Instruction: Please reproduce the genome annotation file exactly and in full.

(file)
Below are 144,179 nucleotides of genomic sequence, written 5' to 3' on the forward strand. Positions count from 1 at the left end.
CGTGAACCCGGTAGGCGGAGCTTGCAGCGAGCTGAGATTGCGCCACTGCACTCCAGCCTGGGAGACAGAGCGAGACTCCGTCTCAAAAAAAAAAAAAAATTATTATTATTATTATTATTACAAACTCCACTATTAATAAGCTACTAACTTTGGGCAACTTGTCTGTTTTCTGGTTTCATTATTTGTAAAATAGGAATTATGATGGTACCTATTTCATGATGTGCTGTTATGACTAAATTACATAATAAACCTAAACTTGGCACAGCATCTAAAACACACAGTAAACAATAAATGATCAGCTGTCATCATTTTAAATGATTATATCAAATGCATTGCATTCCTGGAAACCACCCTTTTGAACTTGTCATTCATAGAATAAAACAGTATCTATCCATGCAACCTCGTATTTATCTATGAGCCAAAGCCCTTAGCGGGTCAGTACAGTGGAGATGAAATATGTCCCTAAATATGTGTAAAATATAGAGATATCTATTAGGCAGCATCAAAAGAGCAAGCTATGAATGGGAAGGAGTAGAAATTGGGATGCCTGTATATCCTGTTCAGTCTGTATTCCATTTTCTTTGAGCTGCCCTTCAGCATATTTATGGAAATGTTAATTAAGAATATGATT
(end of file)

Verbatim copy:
Below are 144,179 nucleotides of genomic sequence, written 5' to 3' on the forward strand. Positions count from 1 at the left end.
CGTGAACCCGGTAGGCGGAGCTTGCAGCGAGCTGAGATTGCGCCACTGCACTCCAGCCTGGGAGACAGAGCGAGACTCCGTCTCAAAAAAAAAAAAAAATTATTATTATTATTATTATTACAAACTCCACTATTAATAAGCTACTAACTTTGGGCAACTTGTCTGTTTTCTGGTTTCATTATTTGTAAAATAGGAATTATGATGGTACCTATTTCATGATGTGCTGTTATGACTAAATTACATAATAAACCTAAACTTGGCACAGCATCTAAAACACACAGTAAACAATAAATGATCAGCTGTCATCATTTTAAATGATTATATCAAATGCATTGCATTCCTGGAAACCACCCTTTTGAACTTGTCATTCATAGAATAAAACAGTATCTATCCATGCAACCTCGTATTTATCTATGAGCCAAAGCCCTTAGCGGGTCAGTACAGTGGAGATGAAATATGTCCCTAAATATGTGTAAAATATAGAGATATCTATTAGGCAGCATCAAAAGAGCAAGCTATGAATGGGAAGGAGTAGAAATTGGGATGCCTGTATATCCTGTTCAGTCTGTATTCCATTTTCTTTGAGCTGCCCTTCAGCATATTTATGGAAATGTTAATTAAGAATATGATT